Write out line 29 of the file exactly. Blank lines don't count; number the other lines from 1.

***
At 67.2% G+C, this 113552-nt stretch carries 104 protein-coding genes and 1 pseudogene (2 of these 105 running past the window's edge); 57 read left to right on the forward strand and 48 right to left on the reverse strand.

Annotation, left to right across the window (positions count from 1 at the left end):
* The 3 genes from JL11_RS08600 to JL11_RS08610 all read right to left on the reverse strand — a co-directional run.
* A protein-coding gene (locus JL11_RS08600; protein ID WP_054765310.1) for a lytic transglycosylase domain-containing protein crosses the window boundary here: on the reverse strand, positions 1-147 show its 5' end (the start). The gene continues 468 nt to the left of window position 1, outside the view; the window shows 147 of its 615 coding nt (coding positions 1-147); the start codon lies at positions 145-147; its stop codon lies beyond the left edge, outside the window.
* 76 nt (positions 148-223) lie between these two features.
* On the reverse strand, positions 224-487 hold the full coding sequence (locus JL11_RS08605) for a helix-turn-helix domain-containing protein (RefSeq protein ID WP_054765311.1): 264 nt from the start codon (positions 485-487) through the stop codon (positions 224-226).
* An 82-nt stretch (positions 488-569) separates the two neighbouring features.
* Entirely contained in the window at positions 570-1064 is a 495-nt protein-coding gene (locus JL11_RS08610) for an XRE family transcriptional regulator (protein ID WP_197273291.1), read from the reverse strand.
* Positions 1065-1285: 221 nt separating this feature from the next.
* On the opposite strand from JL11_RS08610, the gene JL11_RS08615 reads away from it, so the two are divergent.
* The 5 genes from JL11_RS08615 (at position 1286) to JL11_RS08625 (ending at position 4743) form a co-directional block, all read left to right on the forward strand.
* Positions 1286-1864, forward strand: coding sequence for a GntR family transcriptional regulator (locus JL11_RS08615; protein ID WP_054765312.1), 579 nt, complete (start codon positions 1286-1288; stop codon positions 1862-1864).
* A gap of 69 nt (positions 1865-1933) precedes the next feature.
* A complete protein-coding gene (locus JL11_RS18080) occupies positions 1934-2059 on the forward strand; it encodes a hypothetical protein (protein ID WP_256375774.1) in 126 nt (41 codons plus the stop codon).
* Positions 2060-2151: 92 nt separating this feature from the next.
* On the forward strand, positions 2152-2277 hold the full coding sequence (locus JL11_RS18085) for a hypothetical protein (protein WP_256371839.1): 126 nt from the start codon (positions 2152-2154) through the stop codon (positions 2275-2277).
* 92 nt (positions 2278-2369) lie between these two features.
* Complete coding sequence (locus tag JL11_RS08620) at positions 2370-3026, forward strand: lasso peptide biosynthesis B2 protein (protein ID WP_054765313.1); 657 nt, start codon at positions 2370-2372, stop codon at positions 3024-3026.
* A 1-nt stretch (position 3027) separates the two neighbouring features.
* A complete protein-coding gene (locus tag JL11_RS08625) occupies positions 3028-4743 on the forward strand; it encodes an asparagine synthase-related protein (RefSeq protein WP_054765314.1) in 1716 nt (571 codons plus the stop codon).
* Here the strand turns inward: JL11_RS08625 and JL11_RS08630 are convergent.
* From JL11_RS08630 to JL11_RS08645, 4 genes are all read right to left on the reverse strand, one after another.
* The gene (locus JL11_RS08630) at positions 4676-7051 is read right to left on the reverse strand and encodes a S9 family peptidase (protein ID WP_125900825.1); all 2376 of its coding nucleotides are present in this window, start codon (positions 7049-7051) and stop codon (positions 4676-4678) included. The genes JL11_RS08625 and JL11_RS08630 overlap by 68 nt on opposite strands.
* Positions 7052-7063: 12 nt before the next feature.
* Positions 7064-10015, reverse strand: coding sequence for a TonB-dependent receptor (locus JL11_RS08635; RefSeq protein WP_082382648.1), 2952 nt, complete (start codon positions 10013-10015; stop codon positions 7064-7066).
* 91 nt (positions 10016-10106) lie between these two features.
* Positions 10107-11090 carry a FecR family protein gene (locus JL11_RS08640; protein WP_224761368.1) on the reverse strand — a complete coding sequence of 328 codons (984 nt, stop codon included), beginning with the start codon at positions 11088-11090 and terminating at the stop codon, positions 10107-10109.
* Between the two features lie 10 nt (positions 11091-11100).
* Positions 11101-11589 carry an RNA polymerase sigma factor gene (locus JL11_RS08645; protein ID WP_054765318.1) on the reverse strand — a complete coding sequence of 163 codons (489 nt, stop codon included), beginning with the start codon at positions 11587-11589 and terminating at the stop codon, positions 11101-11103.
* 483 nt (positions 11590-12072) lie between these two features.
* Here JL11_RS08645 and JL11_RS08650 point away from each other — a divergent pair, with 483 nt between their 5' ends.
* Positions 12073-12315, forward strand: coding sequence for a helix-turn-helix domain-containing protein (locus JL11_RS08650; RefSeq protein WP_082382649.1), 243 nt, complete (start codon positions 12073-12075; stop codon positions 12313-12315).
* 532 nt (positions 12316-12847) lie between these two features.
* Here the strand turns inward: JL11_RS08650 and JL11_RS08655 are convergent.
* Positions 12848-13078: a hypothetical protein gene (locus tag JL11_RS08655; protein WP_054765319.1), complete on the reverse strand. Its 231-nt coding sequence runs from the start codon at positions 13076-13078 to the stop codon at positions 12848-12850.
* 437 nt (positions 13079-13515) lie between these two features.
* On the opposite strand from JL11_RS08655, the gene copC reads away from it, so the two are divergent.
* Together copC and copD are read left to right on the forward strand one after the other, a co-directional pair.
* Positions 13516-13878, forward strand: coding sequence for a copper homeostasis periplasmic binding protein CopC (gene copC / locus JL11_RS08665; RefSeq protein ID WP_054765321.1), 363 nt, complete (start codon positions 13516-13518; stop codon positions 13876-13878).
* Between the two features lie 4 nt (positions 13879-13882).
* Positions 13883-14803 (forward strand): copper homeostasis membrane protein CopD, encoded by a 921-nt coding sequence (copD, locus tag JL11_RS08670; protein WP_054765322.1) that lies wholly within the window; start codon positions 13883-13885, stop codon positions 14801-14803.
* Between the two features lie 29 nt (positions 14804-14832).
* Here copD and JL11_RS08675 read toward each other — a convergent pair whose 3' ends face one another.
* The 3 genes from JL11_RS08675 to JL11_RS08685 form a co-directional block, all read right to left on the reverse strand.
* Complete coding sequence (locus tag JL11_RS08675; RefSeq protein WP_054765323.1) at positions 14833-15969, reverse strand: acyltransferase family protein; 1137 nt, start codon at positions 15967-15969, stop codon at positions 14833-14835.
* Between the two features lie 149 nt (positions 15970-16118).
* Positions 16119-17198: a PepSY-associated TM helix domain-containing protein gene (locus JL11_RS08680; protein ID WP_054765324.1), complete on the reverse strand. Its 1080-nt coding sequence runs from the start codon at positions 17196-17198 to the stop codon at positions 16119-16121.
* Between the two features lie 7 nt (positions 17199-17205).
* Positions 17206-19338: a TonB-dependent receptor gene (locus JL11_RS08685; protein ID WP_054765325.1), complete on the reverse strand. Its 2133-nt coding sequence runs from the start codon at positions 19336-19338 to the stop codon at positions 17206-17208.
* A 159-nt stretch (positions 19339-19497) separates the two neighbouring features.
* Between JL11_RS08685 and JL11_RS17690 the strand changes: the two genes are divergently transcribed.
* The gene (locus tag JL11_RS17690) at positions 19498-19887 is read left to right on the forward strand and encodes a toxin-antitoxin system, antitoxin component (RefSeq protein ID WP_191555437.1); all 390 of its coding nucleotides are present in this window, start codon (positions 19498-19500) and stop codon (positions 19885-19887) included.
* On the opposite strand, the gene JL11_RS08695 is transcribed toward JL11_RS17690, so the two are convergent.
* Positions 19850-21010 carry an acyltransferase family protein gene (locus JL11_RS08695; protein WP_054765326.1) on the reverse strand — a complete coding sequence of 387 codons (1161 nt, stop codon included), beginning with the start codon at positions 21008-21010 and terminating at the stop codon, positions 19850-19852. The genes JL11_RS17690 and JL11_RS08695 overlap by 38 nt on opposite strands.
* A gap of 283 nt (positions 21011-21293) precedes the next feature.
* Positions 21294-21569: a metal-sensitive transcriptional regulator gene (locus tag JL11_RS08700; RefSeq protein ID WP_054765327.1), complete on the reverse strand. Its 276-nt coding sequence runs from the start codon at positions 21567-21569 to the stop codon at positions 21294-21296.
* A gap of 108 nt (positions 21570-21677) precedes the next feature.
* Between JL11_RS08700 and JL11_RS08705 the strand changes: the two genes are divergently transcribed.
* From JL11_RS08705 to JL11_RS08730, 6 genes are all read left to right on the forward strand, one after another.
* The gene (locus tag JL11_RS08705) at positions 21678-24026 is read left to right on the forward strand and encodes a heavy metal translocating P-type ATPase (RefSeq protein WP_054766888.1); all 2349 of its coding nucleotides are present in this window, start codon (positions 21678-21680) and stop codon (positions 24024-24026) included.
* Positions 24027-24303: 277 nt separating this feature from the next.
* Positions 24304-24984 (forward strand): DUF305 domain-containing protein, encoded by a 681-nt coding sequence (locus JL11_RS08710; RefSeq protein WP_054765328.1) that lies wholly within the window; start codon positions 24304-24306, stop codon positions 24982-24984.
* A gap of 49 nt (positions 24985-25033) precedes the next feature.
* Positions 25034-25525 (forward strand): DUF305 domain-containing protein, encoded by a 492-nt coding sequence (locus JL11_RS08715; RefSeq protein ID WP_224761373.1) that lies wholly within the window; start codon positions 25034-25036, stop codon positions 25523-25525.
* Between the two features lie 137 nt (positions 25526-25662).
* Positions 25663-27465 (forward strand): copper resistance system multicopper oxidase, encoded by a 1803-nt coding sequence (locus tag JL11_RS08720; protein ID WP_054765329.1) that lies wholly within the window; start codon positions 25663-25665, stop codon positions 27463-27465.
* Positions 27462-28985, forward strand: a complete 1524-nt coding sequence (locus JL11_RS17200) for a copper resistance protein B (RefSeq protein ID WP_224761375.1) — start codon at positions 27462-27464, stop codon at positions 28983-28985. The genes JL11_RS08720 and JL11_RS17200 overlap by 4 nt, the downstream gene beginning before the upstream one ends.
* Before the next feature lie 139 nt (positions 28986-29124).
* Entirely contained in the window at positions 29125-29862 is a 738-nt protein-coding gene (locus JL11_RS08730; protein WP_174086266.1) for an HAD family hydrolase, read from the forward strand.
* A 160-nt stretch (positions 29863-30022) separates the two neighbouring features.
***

* Positions 11101-11589 carry an RNA polymerase sigma factor gene (locus JL11_RS08645; protein ID WP_054765318.1) on the reverse strand — a complete coding sequence of 163 codons (489 nt, stop codon included), beginning with the start codon at positions 11587-11589 and terminating at the stop codon, positions 11101-11103.